I’ve written before about some of my coworkers’ financial shenanigans. For the most part, they’re pretty careful and sensible, but one of the managers in my department is the notable exception.
He repeatedly asks for information about investing and finances which I’m happy to oblige him with because the level of his ignorance is slightly frightening and because it’s such general information that I’m not tipping my hand. For example, he doesn’t participate in our 401k because he didn’t understand the tax benefits. Instead, he pays an advisor to invest in post-tax accounts at over 1.5% fees. Facepalm. He also asked once, disparagingly, if I invested in index funds since, “those are just for folks who don’t know what they’re doing.” (As a side note, in one of our first discussions, he asked if I thought you could manage finances without an advisor. I responded enthusiastically that you could, only to be convinced by his subsequent statements that he really, REALLY needed to be talking to someone who knows what they’re doing. Advisors are good for some people. I just wonder what this advisor does for him if he’s STILL so clueless after years of working with this advisor.)
Anyway, apparently he has these discussions with many of my coworkers too, which is probably great since, as I mentioned they’re pretty sensible. After having enough of these conversations, he’s decided to downsize to a smaller house with a shorter commute time. Because it’s a smaller house, he got money back from the sale of his old house in addition to lowering his commuting costs and monthly housing expenses. So far so good.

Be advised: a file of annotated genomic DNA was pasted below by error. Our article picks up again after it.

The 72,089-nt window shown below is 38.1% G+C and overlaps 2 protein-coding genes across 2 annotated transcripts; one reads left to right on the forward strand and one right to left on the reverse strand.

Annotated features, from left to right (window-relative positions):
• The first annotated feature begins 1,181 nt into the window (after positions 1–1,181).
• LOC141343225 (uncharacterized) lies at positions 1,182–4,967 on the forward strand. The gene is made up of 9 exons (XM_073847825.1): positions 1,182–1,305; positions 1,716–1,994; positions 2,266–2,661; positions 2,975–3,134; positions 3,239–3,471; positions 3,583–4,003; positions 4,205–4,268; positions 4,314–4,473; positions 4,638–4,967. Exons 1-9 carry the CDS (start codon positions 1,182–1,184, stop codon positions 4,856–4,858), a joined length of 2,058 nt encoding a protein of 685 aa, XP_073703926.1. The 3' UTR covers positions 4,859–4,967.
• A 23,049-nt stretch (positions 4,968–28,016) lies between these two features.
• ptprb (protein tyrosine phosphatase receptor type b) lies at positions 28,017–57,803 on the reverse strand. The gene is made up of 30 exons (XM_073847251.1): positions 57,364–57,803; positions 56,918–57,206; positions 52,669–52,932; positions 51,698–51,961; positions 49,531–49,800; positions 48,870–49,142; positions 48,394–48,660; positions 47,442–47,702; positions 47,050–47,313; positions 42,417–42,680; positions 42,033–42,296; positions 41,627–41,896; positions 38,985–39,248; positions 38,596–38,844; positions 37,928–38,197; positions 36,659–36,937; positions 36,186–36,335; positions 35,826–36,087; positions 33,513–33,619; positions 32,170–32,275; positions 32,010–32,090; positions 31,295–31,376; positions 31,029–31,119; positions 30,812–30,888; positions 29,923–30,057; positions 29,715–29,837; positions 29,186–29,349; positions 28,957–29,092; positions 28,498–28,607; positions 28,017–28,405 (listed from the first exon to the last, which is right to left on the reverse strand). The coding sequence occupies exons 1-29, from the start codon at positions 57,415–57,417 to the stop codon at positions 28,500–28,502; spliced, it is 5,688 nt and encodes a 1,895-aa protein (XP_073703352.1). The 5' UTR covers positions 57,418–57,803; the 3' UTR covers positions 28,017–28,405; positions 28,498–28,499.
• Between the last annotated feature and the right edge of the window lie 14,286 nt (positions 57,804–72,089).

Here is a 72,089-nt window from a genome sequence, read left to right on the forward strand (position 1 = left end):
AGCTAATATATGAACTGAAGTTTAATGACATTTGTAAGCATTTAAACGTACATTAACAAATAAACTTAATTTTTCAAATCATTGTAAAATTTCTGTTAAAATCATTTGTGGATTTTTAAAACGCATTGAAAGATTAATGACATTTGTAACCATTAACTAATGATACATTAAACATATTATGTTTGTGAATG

So then he starts talking about what to do with the extra money from the sale of the house. Ok, I can see lots of reasons for not simply rolling that into a larger down payment on the new house. I assumed, however, that since he’s constantly talks about not having enough to retire on that he’d invest the difference, using it to kick-start his savings. Instead, I’ve now started hearing about some expensive kitchen options that he’s installing in the new house and some possible renovations (we’re talking moving walls and plumbing, not repainting or new carpets, so these are pricy renovations). So, he’s basically already spent the money he’s making from the sale of the old house. He also calculates that he’s only saving about $200 a month by moving. While that’s a nice monthly boost, I hardly think that will set him on a path to financial freedom, particularly since he just reset the 30-year timer on paying for his house.